This paper deals with identity issues for children born of rape during the 1994 Genocide against the Tutsi in Rwanda. Identity issues have led to social exclusion for the above named children in the Rwandan society. These children continue to suffer from the bad experiences and memories due to the circumstances in which they were born. This study found that these children face psychological and socio-economic consequences at home and at school. The findings of this study indicate that due to the circumstances under which they were conceived and born, they are perceived as ‘unwanted children’ by family members and society who label them as ‘children of genocide perpetrators’, ‘children of killers’, children of Hutus’ and sometimes ‘evil children’. Such a scenario leads to their exclusion within their families of genocide perpetrators and/or survivors. As a result, they suffer from trauma and shame, ending up losing self-esteem. No government support has been extended to these children and yet they should enjoy equal rights as accorded to other children. They need to be psychologically and socially supported in order to correct the stigmatisation they are undergoing. The study suggests some strategies to address the challenges faced by the children born of rape.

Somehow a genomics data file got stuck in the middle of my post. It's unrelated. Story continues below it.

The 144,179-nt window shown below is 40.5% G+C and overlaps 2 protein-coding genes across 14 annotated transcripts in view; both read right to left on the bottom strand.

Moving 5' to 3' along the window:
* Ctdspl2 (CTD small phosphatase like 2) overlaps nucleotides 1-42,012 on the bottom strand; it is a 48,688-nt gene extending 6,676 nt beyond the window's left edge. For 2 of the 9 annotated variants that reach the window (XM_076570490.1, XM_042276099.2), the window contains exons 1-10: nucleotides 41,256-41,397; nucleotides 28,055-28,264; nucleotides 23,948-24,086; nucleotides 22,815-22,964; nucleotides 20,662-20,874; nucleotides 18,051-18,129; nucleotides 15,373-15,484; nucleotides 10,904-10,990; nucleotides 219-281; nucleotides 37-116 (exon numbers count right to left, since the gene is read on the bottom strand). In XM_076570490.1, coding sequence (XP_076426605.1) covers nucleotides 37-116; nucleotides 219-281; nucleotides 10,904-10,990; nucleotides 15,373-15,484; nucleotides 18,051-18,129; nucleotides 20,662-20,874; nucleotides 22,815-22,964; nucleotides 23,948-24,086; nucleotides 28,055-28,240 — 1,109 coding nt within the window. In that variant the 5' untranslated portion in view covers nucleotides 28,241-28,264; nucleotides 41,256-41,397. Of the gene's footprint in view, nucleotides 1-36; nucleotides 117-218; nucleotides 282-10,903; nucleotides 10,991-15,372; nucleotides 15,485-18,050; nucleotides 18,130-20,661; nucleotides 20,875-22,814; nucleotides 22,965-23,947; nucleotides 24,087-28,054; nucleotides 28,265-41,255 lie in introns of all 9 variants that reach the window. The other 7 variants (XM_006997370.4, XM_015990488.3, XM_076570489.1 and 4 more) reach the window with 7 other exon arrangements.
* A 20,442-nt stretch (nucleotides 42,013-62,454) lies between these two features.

Keywords: impact of war and violence, genocide, children born of rape